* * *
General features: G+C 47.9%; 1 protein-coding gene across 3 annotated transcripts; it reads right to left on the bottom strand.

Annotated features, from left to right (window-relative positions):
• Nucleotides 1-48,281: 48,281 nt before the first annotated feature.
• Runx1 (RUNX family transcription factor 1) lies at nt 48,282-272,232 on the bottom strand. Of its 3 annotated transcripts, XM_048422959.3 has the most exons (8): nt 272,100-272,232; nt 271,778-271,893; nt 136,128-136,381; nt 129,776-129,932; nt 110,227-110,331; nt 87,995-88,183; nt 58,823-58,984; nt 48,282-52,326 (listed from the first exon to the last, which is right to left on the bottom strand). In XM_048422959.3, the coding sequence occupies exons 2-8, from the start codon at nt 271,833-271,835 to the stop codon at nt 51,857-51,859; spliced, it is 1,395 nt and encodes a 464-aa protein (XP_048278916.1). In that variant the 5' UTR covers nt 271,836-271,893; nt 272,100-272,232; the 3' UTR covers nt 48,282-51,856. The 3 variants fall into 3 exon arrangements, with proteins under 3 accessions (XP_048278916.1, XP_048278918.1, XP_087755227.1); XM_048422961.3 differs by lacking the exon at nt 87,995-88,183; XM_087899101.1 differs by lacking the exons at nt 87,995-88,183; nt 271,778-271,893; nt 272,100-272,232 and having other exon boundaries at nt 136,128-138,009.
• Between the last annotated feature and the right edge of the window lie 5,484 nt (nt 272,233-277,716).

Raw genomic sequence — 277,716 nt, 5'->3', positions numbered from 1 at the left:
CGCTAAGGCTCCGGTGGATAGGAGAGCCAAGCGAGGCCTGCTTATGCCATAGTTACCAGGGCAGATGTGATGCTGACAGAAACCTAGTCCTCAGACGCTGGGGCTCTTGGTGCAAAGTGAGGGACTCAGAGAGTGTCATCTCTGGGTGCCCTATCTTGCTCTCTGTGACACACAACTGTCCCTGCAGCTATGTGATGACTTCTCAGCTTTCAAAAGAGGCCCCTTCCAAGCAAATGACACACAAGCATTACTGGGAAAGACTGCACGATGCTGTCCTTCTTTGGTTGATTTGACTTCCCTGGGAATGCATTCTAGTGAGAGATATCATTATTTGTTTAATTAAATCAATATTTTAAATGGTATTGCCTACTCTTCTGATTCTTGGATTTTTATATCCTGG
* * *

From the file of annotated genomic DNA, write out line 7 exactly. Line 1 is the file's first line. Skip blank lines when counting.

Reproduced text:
CGCTAAGGCTCCGGTGGATAGGAGAGCCAAGCGAGGCCTGCTTATGCCATAGTTACCAGGGCAGATGTGATGCTGACAGAAACCTAGTCCTCAGACGCTGGGGCTCTTGGTGCAAAGTGAGGGACTCAGAGAGTGTCATCTCTGGGTGCCCTATCTTGCTCTCTGTGACACACAACTGTCCCTGCAGCTATGTGATGACTTCTCAGCTTTCAAAAGAGGCCCCTTCCAAGCAAATGACACACAAGCATTACTGGGAAAGACTGCACGATGCTGTCCTTCTTTGGTTGATTTGACTTCCCTGGGAATGCATTCTAGTGAGAGATATCATTATTTGTTTAATTAAATCAATATTTTAAATGGTATTGCCTACTCTTCTGATTCTTGGATTTTTATATCCTGG